To rip out a straight seam, with your finger behind the fabric to keep the fabric flat (I'm a rightie, so I hold the fabric with my left hand) insert the point of the seam riper between the fabric and the seam thread until the thread breaks. Be careful not to catch the fabric, then you'll have a more complicated repair. Break the thread every third or fourth stitch. If you tend to piece with a very short stitch length, times like these create a convincing argument for a stitch length set to 2.4-2.6--it's much easier to remove should the opportunity present itself. 

With just the slightest tug at the end of the seam, the blocks easily break away from each other.

Make sure you've ripped the row seams about 1-2" past the block being replaced. In this case the row seams run vertically (little red arrows). This will make it easier to connect the blocks back into their row position. Lay the quilt that now has a gaping hole in it on a bed, design wall, or floor, and arrange the errant blocks in their correct position.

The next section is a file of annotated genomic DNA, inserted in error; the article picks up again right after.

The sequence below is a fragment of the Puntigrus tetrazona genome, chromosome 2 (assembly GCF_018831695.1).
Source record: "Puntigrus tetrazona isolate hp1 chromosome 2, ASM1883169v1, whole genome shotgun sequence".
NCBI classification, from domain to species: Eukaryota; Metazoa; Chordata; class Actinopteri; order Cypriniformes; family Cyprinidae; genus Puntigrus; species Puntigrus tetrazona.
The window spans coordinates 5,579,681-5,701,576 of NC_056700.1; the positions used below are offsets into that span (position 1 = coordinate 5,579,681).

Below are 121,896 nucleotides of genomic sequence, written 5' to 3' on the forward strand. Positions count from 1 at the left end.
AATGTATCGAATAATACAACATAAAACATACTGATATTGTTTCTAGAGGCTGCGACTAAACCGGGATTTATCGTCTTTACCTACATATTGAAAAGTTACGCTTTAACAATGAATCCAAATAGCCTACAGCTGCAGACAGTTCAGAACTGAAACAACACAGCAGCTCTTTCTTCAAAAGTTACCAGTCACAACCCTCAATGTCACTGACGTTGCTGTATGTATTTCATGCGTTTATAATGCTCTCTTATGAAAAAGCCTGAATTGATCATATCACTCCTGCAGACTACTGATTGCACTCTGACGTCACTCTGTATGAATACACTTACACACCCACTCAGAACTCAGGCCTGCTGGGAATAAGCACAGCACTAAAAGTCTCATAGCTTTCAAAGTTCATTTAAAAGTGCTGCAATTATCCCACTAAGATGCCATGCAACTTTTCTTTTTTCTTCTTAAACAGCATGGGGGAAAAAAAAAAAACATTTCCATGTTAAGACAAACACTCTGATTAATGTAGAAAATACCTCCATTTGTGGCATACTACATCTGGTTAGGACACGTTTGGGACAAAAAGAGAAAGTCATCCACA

Stand back, and double check. If possible have someone else check it, too. No sense ripping this stuff out more than once! If no one is around, take a digital photograph. You'd be surprised that the photo will show you what your eye by itself might miss.

Re-sew the blocks into their places in their rows. Then finish the row seams starting off where the ripping began. Of course, press the seams after each block is replaced.

Then stand back and admire one more time. With any luck, the blocks will now be where they belong.

In my case, I then added some narrow print borders, then a pieced border made from courthouse steps log cabin blocks on each end.

Ah, all is right with the world--or at least with the quilt--again. 

It can be so discouraging to discover an error after weeks, months, or even years of careful stitching. Especially with the end in sight, it's backwards progress and you want to move FORWARD. And schlepping the entire quilt top that has to be ripped, then re-sewn and re-pressed seems an impossible task. Blech.

But, how you feel with the result is the key. What's a few more hours working on something you've already spend a hefty amount of time on? It's all about what makes you happy. And this 'tidy-butt' is very pleased.